For military service members, finding safe, affordable housing near work can be a challenge. The Department of Defense (DoD) helps service members meet the challenge by working to provide housing options both on and off the installation for military members and their families. Military housing initiatives have taken many forms over the years, ranging from housing funded, owned, and operated by the government to public-private partnerships. Today, the DoD is taking a comprehensive approach to the solution that includes privatization programs for many installation housing areas, as well as resources to help service members find off-installation housing.
Installation housing offices are the main resource of information for service members and their families. Generally, you will be required to check in with the housing office when you first arrive at your new duty station. The housing staff can give you the ins and outs of installation housing availability and the local community's housing market. They can also help you find temporary housing and apply for housing allowances.
Housing options vary widely from installation to installation. In some areas you may find single family homes, while in other areas you may live in a high-rise apartment. Some housing areas are new, while others are in the process of being renovated. Overall, the quality of installation housing is improving as more housing areas become privatized.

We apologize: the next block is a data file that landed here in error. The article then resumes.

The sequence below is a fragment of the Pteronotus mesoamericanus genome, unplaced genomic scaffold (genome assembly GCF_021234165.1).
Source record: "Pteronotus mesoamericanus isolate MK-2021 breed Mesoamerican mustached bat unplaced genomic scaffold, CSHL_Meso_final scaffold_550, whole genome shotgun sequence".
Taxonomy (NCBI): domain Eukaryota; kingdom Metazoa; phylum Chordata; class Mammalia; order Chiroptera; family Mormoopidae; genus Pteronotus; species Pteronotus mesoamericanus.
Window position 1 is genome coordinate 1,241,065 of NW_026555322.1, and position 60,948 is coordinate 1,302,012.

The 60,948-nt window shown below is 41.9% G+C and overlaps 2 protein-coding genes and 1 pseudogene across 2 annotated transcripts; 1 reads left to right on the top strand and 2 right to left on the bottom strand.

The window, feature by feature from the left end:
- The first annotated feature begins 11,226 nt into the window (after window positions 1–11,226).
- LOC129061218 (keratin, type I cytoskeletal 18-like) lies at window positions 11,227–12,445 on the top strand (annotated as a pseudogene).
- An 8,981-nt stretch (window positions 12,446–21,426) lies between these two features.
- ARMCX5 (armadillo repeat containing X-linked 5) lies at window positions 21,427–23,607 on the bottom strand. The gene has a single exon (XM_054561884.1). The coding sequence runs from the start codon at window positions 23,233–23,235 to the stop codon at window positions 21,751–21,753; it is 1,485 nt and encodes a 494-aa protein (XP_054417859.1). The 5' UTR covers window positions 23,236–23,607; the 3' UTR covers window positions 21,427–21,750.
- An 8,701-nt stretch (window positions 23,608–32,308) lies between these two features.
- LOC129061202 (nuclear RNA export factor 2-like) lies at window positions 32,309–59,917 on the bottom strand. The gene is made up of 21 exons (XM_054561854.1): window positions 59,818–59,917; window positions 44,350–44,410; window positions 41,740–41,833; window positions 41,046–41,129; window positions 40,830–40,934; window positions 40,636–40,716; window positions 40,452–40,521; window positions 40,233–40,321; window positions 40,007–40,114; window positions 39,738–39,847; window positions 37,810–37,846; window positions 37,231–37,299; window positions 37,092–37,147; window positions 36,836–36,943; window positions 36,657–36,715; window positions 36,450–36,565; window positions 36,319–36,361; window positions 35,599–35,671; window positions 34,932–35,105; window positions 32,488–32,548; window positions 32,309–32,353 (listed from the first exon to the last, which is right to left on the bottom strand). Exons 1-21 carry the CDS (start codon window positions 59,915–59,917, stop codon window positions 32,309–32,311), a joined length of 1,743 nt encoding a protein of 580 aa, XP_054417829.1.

- Privatized housing. Under the Military Housing Privatization Initiative (MHPI), housing areas are being improved and renovated to increase the availability of functional, safe homes for service members. When living in privatized housing, military members continue to receive Basic Allowance for Housing (BAH). The manager or owner of the privatized housing acts as a rental property manager in the civilian community. Service members sign a lease for privatized housing and pay the rent directly to the owner. In most new privatized housing communities, service members are responsible for their utilities.
- Government-owned housing. Not all government housing is being privatized. In some areas, such as overseas, government housing is the only answer. Government housing is owned and maintained by the DoD. While you will not pay rent or utilities in government-owned housing, you will not receive a BAH.
- Single or unaccompanied housing. Unmarried service members and married members who are separated from their families may live in unaccompanied housing. Sometimes called barracks, dormitories, or bachelor quarters, this type of housing usually consists of a single or shared room with a private or shared bath and sometimes, a living area. When you live in bachelor quarters, you can have peace of mind knowing that you don't have to come up with funds to pay rent and most utilities. You do, however, give up your BAH.
Living off the installation
Many military members choose to live in the civilian community because off-installation housing offers privacy, a separation from work, and a chance enjoy the local culture. However, off-installation housing may cost more because of the added cost of utilities. Consider your housing allowance and housing costs in the local community before you make your final decision.